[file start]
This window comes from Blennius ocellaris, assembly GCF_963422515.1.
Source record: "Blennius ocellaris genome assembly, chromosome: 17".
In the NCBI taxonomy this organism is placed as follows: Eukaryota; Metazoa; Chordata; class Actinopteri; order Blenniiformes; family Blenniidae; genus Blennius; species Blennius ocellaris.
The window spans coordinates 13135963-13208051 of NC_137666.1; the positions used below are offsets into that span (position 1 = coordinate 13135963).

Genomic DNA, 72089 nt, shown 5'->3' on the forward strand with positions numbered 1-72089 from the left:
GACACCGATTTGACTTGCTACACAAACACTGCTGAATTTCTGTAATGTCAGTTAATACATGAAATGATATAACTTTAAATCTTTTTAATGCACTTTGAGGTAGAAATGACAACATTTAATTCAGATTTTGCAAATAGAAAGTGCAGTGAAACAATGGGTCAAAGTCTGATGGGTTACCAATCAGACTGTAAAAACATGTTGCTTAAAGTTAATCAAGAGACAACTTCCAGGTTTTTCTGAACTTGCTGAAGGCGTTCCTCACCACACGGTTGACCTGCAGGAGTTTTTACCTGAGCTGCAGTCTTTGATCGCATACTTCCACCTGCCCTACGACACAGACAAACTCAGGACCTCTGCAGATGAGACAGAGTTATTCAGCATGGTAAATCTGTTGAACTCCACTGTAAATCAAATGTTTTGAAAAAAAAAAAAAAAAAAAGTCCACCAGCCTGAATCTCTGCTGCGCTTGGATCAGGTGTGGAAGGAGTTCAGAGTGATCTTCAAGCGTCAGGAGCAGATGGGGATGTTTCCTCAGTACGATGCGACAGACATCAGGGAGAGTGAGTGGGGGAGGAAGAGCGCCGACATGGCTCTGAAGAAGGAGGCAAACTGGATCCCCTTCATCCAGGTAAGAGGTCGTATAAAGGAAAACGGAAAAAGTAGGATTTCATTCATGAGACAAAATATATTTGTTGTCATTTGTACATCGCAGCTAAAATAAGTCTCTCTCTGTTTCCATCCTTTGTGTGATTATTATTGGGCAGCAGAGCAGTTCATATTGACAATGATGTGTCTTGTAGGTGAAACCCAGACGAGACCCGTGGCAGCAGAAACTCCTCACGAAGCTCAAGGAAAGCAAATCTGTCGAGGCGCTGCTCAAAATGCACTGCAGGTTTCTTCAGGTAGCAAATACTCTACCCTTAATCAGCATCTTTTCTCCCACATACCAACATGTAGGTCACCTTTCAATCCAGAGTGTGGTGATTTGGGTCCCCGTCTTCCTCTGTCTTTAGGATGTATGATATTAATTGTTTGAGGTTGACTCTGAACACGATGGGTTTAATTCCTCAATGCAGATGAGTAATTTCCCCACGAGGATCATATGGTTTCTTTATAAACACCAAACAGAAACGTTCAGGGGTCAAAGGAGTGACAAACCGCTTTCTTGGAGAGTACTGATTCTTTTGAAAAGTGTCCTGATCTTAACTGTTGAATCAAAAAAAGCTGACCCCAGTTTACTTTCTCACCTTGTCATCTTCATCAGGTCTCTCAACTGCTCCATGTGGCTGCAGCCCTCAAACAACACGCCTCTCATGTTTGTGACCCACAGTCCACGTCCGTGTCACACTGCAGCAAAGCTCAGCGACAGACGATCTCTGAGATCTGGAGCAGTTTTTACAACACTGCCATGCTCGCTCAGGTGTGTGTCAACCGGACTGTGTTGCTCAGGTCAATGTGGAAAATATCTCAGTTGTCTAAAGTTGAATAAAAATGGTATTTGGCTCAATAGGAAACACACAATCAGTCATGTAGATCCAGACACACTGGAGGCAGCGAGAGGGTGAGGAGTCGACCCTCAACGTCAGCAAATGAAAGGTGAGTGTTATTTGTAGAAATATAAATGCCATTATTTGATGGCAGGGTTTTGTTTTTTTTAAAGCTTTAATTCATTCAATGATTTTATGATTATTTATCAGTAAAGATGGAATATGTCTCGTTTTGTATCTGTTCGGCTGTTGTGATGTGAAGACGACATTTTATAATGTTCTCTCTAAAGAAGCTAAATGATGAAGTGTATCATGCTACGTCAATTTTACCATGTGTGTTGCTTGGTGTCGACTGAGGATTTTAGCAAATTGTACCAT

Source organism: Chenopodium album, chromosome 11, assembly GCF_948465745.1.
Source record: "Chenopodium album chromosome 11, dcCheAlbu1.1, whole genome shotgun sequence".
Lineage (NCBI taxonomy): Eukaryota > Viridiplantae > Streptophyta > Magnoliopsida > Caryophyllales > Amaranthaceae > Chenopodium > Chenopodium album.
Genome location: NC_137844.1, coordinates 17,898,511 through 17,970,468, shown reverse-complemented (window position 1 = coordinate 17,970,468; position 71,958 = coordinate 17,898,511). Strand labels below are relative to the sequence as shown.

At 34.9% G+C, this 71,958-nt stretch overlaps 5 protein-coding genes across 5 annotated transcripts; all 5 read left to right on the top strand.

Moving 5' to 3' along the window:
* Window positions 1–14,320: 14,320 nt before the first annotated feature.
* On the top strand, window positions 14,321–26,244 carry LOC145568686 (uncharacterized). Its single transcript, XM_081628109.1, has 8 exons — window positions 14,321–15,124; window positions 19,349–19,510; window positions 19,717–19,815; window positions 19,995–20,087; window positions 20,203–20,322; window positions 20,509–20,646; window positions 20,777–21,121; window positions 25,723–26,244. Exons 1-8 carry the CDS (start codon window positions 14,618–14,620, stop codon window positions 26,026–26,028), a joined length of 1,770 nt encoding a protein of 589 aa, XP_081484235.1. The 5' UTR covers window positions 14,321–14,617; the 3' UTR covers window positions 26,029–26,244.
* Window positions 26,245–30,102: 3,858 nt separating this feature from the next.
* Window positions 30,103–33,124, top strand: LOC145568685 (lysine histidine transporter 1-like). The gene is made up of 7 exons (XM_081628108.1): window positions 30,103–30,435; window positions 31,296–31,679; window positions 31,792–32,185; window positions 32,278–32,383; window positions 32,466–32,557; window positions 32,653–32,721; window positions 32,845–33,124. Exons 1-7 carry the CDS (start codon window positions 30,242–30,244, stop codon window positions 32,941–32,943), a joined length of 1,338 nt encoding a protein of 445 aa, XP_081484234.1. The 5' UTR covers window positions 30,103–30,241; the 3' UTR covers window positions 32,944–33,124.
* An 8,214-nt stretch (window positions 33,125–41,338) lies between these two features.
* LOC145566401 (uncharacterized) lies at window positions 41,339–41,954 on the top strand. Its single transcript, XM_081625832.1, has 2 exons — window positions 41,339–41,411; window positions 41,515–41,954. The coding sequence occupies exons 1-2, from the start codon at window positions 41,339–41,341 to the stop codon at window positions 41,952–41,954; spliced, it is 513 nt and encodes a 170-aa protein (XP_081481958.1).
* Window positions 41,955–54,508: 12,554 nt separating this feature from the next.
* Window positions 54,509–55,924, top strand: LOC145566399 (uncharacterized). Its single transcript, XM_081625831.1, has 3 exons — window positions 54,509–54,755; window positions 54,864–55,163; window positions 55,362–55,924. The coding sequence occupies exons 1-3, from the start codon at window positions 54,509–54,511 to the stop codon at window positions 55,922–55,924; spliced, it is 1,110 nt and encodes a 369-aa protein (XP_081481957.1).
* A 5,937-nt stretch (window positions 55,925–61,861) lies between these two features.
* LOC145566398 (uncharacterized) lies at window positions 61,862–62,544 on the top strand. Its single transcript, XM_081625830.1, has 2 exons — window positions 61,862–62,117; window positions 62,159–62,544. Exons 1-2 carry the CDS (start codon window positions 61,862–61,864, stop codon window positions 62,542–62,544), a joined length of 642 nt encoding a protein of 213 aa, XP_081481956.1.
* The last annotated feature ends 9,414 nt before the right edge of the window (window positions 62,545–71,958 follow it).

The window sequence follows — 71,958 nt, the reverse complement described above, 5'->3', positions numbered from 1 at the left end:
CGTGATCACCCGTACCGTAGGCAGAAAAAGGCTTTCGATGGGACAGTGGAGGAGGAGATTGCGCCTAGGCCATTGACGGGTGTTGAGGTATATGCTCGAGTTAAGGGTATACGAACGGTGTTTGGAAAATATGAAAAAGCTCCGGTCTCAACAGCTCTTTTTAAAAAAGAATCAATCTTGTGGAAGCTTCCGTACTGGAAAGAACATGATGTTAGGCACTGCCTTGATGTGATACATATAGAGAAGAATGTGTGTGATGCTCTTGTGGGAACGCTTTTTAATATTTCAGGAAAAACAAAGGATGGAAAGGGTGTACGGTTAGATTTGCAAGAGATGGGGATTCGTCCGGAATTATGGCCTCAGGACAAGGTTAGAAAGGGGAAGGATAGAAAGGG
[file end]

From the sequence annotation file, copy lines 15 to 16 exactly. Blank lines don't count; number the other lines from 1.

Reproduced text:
* Window positions 26,245–30,102: 3,858 nt separating this feature from the next.
* Window positions 30,103–33,124, top strand: LOC145568685 (lysine histidine transporter 1-like). The gene is made up of 7 exons (XM_081628108.1): window positions 30,103–30,435; window positions 31,296–31,679; window positions 31,792–32,185; window positions 32,278–32,383; window positions 32,466–32,557; window positions 32,653–32,721; window positions 32,845–33,124. Exons 1-7 carry the CDS (start codon window positions 30,242–30,244, stop codon window positions 32,941–32,943), a joined length of 1,338 nt encoding a protein of 445 aa, XP_081484234.1. The 5' UTR covers window positions 30,103–30,241; the 3' UTR covers window positions 32,944–33,124.